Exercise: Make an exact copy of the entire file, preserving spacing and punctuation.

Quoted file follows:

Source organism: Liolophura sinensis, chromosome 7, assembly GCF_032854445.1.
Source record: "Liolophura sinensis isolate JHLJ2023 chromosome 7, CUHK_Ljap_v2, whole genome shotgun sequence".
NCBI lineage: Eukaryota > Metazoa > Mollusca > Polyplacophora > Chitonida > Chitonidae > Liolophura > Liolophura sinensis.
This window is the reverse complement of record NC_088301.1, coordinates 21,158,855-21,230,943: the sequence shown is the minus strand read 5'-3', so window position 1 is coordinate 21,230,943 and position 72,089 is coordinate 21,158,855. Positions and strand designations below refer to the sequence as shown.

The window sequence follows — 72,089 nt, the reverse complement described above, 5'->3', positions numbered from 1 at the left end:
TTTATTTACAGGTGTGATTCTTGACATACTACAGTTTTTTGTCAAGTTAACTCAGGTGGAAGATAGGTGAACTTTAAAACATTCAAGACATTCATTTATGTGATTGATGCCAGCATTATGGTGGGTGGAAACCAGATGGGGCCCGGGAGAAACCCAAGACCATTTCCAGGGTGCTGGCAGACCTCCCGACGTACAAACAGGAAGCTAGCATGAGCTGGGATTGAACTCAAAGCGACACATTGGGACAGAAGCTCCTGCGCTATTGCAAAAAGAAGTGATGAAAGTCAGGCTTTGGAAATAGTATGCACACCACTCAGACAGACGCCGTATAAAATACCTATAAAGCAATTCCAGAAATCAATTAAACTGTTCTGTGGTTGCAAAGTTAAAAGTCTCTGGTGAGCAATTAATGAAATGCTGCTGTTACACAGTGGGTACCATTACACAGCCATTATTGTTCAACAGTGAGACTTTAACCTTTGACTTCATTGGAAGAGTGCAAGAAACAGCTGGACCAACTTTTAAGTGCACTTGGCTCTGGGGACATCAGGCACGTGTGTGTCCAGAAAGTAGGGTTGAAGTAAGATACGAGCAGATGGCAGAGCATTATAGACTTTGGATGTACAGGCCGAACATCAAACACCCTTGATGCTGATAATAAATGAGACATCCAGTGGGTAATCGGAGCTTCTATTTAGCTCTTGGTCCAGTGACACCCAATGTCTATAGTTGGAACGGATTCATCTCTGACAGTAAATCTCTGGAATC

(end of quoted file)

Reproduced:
Source organism: Liolophura sinensis, chromosome 7, assembly GCF_032854445.1.
Source record: "Liolophura sinensis isolate JHLJ2023 chromosome 7, CUHK_Ljap_v2, whole genome shotgun sequence".
NCBI lineage: Eukaryota > Metazoa > Mollusca > Polyplacophora > Chitonida > Chitonidae > Liolophura > Liolophura sinensis.
This window is the reverse complement of record NC_088301.1, coordinates 21,158,855-21,230,943: the sequence shown is the minus strand read 5'-3', so window position 1 is coordinate 21,230,943 and position 72,089 is coordinate 21,158,855. Positions and strand designations below refer to the sequence as shown.

The window sequence follows — 72,089 nt, the reverse complement described above, 5'->3', positions numbered from 1 at the left end:
TTTATTTACAGGTGTGATTCTTGACATACTACAGTTTTTTGTCAAGTTAACTCAGGTGGAAGATAGGTGAACTTTAAAACATTCAAGACATTCATTTATGTGATTGATGCCAGCATTATGGTGGGTGGAAACCAGATGGGGCCCGGGAGAAACCCAAGACCATTTCCAGGGTGCTGGCAGACCTCCCGACGTACAAACAGGAAGCTAGCATGAGCTGGGATTGAACTCAAAGCGACACATTGGGACAGAAGCTCCTGCGCTATTGCAAAAAGAAGTGATGAAAGTCAGGCTTTGGAAATAGTATGCACACCACTCAGACAGACGCCGTATAAAATACCTATAAAGCAATTCCAGAAATCAATTAAACTGTTCTGTGGTTGCAAAGTTAAAAGTCTCTGGTGAGCAATTAATGAAATGCTGCTGTTACACAGTGGGTACCATTACACAGCCATTATTGTTCAACAGTGAGACTTTAACCTTTGACTTCATTGGAAGAGTGCAAGAAACAGCTGGACCAACTTTTAAGTGCACTTGGCTCTGGGGACATCAGGCACGTGTGTGTCCAGAAAGTAGGGTTGAAGTAAGATACGAGCAGATGGCAGAGCATTATAGACTTTGGATGTACAGGCCGAACATCAAACACCCTTGATGCTGATAATAAATGAGACATCCAGTGGGTAATCGGAGCTTCTATTTAGCTCTTGGTCCAGTGACACCCAATGTCTATAGTTGGAACGGATTCATCTCTGACAGTAAATCTCTGGAATC